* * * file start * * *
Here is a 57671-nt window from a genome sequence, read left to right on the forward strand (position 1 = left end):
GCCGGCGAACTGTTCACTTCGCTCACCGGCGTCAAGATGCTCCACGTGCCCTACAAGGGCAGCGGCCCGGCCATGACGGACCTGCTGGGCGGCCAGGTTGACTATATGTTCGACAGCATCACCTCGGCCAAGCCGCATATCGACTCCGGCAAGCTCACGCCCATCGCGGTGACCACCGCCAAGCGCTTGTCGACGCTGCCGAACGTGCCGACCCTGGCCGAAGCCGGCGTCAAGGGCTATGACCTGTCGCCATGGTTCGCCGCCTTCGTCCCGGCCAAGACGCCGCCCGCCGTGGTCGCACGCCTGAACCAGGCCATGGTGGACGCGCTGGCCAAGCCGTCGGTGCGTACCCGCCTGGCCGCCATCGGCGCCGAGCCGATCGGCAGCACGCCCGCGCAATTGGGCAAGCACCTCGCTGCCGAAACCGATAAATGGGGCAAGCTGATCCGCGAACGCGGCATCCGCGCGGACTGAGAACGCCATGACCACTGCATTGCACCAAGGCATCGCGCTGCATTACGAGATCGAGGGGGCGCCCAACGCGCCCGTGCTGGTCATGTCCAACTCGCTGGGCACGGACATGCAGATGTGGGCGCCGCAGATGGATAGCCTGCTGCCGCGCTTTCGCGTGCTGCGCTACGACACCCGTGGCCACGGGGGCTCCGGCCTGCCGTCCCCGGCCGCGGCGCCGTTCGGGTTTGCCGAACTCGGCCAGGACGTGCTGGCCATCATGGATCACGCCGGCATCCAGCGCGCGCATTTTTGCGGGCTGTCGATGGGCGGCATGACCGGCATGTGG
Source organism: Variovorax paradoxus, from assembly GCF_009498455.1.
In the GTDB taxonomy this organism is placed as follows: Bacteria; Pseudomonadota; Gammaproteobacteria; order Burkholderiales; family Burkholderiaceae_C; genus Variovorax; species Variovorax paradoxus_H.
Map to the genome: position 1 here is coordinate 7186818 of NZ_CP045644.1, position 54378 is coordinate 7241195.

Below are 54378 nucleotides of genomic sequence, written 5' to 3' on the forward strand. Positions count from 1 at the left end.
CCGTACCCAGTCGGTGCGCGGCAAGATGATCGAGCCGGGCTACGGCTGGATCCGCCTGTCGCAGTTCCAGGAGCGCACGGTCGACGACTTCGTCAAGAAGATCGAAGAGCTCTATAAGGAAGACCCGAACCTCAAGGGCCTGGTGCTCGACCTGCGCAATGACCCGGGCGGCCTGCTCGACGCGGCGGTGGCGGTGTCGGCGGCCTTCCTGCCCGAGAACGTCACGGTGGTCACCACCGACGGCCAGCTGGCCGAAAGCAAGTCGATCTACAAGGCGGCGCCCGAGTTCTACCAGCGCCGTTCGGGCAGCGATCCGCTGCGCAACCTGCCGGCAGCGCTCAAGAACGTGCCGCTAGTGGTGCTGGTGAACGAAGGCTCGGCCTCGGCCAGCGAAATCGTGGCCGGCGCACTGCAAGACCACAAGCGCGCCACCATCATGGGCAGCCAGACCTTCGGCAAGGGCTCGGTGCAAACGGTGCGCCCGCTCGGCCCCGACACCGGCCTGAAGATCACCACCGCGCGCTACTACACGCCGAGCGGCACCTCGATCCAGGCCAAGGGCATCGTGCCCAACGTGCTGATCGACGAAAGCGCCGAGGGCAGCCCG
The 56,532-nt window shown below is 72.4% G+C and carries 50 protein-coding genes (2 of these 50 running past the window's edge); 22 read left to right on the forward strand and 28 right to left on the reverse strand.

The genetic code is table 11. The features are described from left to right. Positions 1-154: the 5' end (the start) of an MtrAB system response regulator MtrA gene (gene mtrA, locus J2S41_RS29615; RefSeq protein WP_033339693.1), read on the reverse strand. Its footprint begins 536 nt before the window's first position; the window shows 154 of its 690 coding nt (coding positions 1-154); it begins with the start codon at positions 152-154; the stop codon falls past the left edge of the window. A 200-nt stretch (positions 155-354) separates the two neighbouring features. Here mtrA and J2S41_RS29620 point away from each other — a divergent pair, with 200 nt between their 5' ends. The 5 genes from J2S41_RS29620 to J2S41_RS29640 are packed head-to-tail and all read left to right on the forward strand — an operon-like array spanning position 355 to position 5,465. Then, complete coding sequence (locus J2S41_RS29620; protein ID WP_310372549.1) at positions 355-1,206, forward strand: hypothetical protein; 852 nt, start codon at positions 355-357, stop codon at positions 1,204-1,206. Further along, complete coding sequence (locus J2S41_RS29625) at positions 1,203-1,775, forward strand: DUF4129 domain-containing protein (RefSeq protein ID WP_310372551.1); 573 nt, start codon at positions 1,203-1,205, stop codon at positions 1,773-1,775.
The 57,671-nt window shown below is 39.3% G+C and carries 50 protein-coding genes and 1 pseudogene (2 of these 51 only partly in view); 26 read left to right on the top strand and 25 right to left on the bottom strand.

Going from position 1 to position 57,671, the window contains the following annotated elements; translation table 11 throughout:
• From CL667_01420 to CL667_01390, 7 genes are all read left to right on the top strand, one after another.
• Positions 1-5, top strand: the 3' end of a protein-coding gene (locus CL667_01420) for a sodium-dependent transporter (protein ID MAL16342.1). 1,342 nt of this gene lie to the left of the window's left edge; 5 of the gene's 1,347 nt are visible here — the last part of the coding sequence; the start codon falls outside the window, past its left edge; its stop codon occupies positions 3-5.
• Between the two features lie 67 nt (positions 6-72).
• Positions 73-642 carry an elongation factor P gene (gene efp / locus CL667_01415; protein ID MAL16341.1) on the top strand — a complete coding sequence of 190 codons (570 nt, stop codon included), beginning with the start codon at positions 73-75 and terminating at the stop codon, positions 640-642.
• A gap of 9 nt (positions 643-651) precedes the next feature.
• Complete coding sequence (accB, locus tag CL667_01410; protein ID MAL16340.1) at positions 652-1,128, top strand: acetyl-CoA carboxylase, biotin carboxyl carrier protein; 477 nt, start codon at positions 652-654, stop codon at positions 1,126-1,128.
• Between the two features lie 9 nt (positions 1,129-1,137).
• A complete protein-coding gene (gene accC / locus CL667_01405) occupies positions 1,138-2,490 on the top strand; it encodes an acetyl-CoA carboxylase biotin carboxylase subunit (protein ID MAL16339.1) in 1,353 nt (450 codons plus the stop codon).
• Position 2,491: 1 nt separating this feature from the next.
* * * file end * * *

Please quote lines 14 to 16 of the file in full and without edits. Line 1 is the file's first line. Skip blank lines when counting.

• Between the two features lie 67 nt (positions 6-72).
• Positions 73-642 carry an elongation factor P gene (gene efp / locus CL667_01415; protein ID MAL16341.1) on the top strand — a complete coding sequence of 190 codons (570 nt, stop codon included), beginning with the start codon at positions 73-75 and terminating at the stop codon, positions 640-642.
• A gap of 9 nt (positions 643-651) precedes the next feature.